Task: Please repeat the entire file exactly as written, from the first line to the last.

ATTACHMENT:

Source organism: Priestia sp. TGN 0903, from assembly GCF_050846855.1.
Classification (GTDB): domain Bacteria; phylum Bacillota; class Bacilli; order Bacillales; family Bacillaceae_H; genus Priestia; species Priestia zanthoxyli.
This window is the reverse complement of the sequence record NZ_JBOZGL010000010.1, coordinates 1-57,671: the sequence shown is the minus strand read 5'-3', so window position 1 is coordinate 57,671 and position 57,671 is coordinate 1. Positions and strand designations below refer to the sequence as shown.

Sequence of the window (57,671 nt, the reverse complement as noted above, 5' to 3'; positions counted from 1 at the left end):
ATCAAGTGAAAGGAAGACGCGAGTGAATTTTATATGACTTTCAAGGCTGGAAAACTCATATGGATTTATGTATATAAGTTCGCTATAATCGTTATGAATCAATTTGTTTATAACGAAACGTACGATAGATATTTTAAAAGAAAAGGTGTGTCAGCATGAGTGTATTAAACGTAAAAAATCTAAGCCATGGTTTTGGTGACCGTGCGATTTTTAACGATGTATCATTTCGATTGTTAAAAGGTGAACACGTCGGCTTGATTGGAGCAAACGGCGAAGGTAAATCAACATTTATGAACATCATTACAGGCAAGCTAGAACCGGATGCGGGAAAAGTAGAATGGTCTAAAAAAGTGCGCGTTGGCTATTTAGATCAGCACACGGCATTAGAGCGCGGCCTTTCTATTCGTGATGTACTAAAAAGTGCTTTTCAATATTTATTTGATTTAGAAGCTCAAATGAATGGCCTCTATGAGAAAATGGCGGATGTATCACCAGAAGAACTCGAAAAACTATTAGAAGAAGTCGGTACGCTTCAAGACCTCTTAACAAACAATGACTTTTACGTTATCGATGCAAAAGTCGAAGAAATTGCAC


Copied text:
Source organism: Priestia sp. TGN 0903, from assembly GCF_050846855.1.
Classification (GTDB): domain Bacteria; phylum Bacillota; class Bacilli; order Bacillales; family Bacillaceae_H; genus Priestia; species Priestia zanthoxyli.
This window is the reverse complement of the sequence record NZ_JBOZGL010000010.1, coordinates 1-57,671: the sequence shown is the minus strand read 5'-3', so window position 1 is coordinate 57,671 and position 57,671 is coordinate 1. Positions and strand designations below refer to the sequence as shown.

Sequence of the window (57,671 nt, the reverse complement as noted above, 5' to 3'; positions counted from 1 at the left end):
ATCAAGTGAAAGGAAGACGCGAGTGAATTTTATATGACTTTCAAGGCTGGAAAACTCATATGGATTTATGTATATAAGTTCGCTATAATCGTTATGAATCAATTTGTTTATAACGAAACGTACGATAGATATTTTAAAAGAAAAGGTGTGTCAGCATGAGTGTATTAAACGTAAAAAATCTAAGCCATGGTTTTGGTGACCGTGCGATTTTTAACGATGTATCATTTCGATTGTTAAAAGGTGAACACGTCGGCTTGATTGGAGCAAACGGCGAAGGTAAATCAACATTTATGAACATCATTACAGGCAAGCTAGAACCGGATGCGGGAAAAGTAGAATGGTCTAAAAAAGTGCGCGTTGGCTATTTAGATCAGCACACGGCATTAGAGCGCGGCCTTTCTATTCGTGATGTACTAAAAAGTGCTTTTCAATATTTATTTGATTTAGAAGCTCAAATGAATGGCCTCTATGAGAAAATGGCGGATGTATCACCAGAAGAACTCGAAAAACTATTAGAAGAAGTCGGTACGCTTCAAGACCTCTTAACAAACAATGACTTTTACGTTATCGATGCAAAAGTCGAAGAAATTGCAC